Alaska Airlines has announced the end of an era. Their 737 with the king salmon painted on its fuselage will be repainted. Dubbed the Salmon-thirty-Salmon by an admiring public (mainly Alaskans), the repaint is facing a recall effort on change.org, but it seems the lure has been cast.
The paint job made its debut in 2005, and the plane has been a favorite up here ever since. That first painting of the 129 foot long king salmon was paid for by the Alaska Seafood Marketing Institute, but subsequent repaints have been done by Alaska Air itself, as it continued to help promote wild, Alaskan seafood.
A spokesman for the airline stated that “a wonderful new design will be introduced in the coming months”. Alaskans seem skeptical however, thus the change.org petition.
Salmon-thirty-Salmon’s final flight will be April 17, when it flies the Southeast Alaska “milk-run”: Seattle to Anchorage, with stops in Ketchikan, Petersburg, Wrangell and Juneau.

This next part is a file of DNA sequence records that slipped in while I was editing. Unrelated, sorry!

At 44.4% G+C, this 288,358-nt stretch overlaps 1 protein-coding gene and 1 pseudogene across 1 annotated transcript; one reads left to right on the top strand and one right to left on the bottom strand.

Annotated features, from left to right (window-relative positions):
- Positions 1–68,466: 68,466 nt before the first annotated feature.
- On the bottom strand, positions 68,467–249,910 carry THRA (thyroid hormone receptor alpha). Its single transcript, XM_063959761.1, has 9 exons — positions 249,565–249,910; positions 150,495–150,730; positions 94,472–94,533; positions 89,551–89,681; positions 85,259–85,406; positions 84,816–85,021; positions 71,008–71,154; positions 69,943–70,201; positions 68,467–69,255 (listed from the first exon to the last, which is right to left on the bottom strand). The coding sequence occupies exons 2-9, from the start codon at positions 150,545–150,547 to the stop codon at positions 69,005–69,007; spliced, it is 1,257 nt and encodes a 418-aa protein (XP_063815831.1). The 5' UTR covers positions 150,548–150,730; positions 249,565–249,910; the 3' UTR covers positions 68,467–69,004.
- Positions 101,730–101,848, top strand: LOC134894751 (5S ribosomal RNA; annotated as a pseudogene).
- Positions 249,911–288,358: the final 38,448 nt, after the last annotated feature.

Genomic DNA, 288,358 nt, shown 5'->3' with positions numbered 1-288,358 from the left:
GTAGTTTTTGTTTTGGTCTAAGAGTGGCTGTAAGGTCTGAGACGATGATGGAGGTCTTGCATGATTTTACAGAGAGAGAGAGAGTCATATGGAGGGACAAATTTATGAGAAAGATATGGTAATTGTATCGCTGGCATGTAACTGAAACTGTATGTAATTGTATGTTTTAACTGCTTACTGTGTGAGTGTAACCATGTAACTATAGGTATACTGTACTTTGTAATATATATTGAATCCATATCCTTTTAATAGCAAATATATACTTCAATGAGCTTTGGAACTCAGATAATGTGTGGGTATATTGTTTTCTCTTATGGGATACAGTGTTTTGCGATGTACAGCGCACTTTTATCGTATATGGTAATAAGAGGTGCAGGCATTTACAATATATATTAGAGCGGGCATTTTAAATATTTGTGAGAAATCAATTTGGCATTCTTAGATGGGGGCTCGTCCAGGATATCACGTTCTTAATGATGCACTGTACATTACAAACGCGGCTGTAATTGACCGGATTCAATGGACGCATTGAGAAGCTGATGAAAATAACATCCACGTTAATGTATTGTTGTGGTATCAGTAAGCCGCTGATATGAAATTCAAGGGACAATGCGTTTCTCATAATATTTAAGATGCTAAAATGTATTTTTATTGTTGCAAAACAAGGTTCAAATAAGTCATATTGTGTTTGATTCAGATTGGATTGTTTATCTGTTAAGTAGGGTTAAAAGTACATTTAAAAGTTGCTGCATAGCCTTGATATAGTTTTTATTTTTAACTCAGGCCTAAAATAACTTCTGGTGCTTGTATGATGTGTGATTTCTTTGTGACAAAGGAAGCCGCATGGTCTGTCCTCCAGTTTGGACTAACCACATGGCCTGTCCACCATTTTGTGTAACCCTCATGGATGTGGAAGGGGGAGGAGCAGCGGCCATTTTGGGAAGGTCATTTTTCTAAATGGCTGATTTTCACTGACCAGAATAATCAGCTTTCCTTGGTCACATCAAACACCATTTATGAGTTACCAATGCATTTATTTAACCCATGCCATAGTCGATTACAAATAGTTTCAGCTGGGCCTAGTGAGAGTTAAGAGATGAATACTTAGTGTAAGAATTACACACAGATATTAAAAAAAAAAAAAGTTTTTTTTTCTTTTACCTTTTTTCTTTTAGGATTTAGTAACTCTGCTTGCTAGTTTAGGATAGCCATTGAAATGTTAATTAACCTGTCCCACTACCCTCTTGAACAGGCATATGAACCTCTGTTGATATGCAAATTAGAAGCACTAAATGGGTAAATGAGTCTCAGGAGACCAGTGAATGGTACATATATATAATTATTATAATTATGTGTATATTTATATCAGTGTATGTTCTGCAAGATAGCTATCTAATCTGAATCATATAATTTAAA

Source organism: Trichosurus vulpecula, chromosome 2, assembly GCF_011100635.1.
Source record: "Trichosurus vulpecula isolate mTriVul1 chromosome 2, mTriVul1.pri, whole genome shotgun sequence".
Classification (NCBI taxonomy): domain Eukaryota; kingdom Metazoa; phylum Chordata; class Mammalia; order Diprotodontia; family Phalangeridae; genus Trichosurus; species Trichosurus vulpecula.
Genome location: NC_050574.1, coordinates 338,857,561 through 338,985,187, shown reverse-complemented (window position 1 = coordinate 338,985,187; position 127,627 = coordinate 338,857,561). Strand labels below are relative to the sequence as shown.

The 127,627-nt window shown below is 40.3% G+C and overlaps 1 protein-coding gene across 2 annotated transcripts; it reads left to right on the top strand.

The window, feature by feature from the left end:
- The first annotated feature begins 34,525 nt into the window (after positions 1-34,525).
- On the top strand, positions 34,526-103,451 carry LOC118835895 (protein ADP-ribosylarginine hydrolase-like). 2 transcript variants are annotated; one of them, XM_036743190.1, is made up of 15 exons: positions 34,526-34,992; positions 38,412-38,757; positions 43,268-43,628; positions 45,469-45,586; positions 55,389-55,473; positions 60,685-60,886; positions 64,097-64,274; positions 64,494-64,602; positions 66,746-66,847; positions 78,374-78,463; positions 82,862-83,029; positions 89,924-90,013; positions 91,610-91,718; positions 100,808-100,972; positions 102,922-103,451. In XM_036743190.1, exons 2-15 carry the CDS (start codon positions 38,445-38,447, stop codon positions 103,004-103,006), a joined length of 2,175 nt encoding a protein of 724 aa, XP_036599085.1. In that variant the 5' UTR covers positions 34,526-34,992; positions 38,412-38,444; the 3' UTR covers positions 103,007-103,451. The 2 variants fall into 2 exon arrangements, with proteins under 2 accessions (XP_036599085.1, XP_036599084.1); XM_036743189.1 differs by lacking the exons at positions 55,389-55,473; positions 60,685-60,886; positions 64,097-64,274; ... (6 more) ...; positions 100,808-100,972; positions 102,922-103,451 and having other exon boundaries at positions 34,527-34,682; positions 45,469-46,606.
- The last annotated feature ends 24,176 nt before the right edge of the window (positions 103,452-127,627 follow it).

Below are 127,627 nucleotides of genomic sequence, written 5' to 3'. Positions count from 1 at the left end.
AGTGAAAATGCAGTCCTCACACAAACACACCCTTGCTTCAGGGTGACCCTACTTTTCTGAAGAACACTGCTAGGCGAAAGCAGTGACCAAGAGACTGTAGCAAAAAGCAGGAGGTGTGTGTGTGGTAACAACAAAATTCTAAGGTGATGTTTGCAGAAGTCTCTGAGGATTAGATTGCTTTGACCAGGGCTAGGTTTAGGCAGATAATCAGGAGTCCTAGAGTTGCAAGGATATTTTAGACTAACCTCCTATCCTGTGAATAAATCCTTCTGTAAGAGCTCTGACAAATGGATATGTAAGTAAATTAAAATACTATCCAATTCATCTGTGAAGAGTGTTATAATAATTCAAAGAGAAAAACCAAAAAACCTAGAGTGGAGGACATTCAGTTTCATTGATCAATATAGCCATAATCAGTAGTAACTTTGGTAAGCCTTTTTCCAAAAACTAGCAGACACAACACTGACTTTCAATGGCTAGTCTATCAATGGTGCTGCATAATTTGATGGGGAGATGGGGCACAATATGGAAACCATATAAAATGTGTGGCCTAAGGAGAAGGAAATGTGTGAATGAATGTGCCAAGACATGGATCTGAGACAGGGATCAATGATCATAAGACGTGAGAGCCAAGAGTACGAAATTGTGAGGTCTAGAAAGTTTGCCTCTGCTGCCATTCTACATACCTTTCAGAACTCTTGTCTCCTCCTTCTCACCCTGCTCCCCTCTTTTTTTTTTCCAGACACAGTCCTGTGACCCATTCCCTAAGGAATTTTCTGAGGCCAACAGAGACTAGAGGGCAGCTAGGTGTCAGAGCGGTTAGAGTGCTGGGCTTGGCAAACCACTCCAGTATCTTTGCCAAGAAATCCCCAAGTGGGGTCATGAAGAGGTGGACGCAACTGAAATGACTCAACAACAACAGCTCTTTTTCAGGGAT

Wrangell, Alaska is hosting their annual Bearfest on July 27-31. It is a celebration of all things Bear. Everything from symposiums to art and photography workshops; as well as hikes and a marathon. Wrangell, Alaska is the place to be for all Bear Lovers. There will also be some salmon tasting, of course.
Wrangell is located in Southeast Alaska in the heart of the Tongass National Forest, and sits at the mouth of the Stikine River. The population of Wrangell Island was 2400 in 2000. Like the entire Southeast, Wrangell is a fishing paradise.
Wildlife in the Tongass include brown, black and the elusive glacier bear, as well as mountain goats, sitka black tailed deer, wolves and bald eagles. Orcas and humpback whales are often seen swimming the straits.
Alaska Airlines services Wrangell daily, weather permitting. The (mostly decimated) Alaska Marine Highway System also services Wrangell, at least in theory.